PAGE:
Last week my buddy Mike's sister and friend were in town which gave me the opportunity to be annoying and beg to tag along on "touristy" travel. I haven't really gotten to be a tourist yet since I live with busy gals and I have not that much money. Of course it helped that I have a car and that allowed me to barter my way into their vacation... yep I'm that girl. So Tripp and I picked them up and headed towards Point Reyes National Seashore. The drive was a bit longer than we assumed and was filled with driving through small towns and winding around redwoods and cows. Finally we got to the shore and decided we had made it to Ireland. The hills were rolling and green, and the air was crisp and salty.
The weather wasn't the best but we got there before the rain. It was windy, but the light was diffused and everything looked so beautiful. You could even see the Farallon Islands. We stopped at the lighthouse, since Mike said it was the best view and looked over the edge at the waves crashing against the rocks. There was this weird gunky stuff in the water which I of course decided it was whale vomit. Of course, why would it be anything else? The light house was down on the point and has hundreds of stairs... the warning sign said it was the same amount of stairs as a 30 story building. Did that deter us? No! We are young, we can get back up in no time...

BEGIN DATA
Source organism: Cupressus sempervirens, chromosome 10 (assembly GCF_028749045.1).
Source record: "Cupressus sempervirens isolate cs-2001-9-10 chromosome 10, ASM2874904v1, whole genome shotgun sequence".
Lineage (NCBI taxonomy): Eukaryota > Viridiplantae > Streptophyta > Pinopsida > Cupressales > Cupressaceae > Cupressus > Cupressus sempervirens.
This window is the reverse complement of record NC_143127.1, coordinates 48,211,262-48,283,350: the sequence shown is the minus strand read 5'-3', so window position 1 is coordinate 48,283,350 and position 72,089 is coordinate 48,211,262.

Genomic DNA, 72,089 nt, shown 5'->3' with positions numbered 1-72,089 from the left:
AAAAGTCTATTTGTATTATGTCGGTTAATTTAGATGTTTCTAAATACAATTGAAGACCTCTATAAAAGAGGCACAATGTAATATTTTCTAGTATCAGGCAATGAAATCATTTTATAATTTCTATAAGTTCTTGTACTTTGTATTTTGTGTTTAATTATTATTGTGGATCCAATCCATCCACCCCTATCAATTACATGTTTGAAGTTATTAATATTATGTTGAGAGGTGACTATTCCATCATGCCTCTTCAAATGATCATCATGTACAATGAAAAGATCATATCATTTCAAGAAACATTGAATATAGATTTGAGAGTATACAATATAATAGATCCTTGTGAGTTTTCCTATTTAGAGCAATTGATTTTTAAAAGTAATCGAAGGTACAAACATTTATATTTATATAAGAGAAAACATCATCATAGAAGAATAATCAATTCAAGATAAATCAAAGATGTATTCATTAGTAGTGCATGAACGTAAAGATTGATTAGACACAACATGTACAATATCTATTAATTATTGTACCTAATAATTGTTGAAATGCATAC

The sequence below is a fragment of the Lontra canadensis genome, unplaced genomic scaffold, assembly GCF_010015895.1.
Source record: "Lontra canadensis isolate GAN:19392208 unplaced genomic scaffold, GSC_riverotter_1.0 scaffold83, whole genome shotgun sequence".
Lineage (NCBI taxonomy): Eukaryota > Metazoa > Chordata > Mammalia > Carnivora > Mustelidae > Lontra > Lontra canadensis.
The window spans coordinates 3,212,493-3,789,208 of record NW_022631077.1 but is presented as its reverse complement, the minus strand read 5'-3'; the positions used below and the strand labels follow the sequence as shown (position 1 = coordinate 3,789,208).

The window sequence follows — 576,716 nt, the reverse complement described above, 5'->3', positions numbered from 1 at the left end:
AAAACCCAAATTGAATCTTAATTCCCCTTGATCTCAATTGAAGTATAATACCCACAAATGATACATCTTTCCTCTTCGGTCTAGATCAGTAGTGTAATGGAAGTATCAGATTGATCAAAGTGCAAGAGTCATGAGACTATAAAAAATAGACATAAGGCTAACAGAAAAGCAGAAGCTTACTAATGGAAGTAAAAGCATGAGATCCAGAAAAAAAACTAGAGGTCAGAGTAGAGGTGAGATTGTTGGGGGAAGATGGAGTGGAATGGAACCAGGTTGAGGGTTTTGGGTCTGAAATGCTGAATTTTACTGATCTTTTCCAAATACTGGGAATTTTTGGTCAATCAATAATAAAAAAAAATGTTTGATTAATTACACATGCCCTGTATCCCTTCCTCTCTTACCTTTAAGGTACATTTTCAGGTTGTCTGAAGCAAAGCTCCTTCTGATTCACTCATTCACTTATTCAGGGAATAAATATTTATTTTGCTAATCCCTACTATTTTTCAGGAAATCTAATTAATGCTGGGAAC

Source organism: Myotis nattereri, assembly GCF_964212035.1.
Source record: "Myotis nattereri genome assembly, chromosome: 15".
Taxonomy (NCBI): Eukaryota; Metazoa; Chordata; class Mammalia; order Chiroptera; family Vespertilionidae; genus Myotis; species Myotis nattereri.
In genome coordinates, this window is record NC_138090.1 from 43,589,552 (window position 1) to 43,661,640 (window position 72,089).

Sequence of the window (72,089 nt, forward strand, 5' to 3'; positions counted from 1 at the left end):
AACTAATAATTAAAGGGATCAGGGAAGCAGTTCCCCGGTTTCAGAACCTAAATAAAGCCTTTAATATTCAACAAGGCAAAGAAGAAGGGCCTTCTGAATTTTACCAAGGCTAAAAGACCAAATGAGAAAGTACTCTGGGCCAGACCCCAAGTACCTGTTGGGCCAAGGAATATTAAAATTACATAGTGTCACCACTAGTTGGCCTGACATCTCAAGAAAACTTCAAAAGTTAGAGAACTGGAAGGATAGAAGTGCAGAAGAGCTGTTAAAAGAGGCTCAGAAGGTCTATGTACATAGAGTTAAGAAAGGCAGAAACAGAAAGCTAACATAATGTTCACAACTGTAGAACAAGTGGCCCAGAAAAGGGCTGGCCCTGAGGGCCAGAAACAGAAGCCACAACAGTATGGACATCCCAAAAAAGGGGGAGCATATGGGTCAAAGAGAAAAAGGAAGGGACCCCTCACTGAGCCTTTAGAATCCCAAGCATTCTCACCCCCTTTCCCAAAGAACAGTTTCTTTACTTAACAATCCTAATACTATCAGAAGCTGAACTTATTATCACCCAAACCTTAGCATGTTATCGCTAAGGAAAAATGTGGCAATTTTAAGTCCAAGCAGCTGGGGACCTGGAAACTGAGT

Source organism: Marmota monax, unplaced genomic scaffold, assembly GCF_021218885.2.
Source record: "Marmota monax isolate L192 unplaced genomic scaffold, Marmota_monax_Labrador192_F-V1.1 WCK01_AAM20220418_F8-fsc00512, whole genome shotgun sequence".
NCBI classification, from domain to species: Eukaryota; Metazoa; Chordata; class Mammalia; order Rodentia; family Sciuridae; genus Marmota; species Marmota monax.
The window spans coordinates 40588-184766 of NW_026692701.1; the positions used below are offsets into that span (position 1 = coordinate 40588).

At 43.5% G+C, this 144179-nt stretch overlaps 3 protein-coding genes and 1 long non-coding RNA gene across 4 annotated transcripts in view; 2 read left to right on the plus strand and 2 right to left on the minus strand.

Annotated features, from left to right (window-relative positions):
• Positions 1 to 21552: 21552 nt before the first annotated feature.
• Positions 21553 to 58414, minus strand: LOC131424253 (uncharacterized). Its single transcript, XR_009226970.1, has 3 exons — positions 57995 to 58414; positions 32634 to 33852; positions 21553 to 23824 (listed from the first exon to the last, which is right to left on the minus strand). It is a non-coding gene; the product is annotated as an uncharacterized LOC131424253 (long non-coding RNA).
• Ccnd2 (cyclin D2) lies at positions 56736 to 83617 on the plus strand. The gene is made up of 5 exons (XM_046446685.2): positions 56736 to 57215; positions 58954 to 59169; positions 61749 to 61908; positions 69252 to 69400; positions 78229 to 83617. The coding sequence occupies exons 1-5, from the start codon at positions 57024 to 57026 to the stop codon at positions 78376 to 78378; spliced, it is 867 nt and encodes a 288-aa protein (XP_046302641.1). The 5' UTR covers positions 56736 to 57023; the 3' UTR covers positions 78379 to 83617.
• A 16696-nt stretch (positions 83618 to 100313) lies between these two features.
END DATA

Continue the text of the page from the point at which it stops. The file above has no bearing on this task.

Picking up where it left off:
The lighthouse itself was so cute. And was loud. Well they had the fog horn going cause you know, fog. The Lighthouse was built in 1870 and it is the windiest place on the Pacific coast and the second foggiest in the North American continent. Which I guess we were really lucky since the fog wasn't around nor did we fly off the cliff... whew! The lighthouse mechanics, housing and glass prisms were built in France, and they were so beautiful. The lens in the lighthouse is a "first order" Fresnel lens, the largest size of Fresnel lens. Augustin Jean Fresnel of France revolutionized optics theories with his new lens design in 1823. I've never really seen a lighthouse like this, it was much different then the Great Lake lighthouses. Everything was cast iron, and I can't imagine how they built it... took a lot of ox I recon. It took years to complete but was situated at a great location on the California coast.
Reading on the NPS website the light in the 1906 earthquake the point actually moved 18ft north in less than a minute, yet there was little damage to the building... talk about well made. They don't make light houses like they used to!... well they just don't make lighthouses anymore. wah wah :(
Then we had to walk up that 30 story flight of stairs.... so much for being young and in shape. Luckily they have little walk outs with benches along the way. So we stopped with the little old ladies to catch our breath.
So that was the lighthouse. I think I need a sponsorship from the National Park Service... I sure visit them a lot. I've always wanted to be a Park Ranger.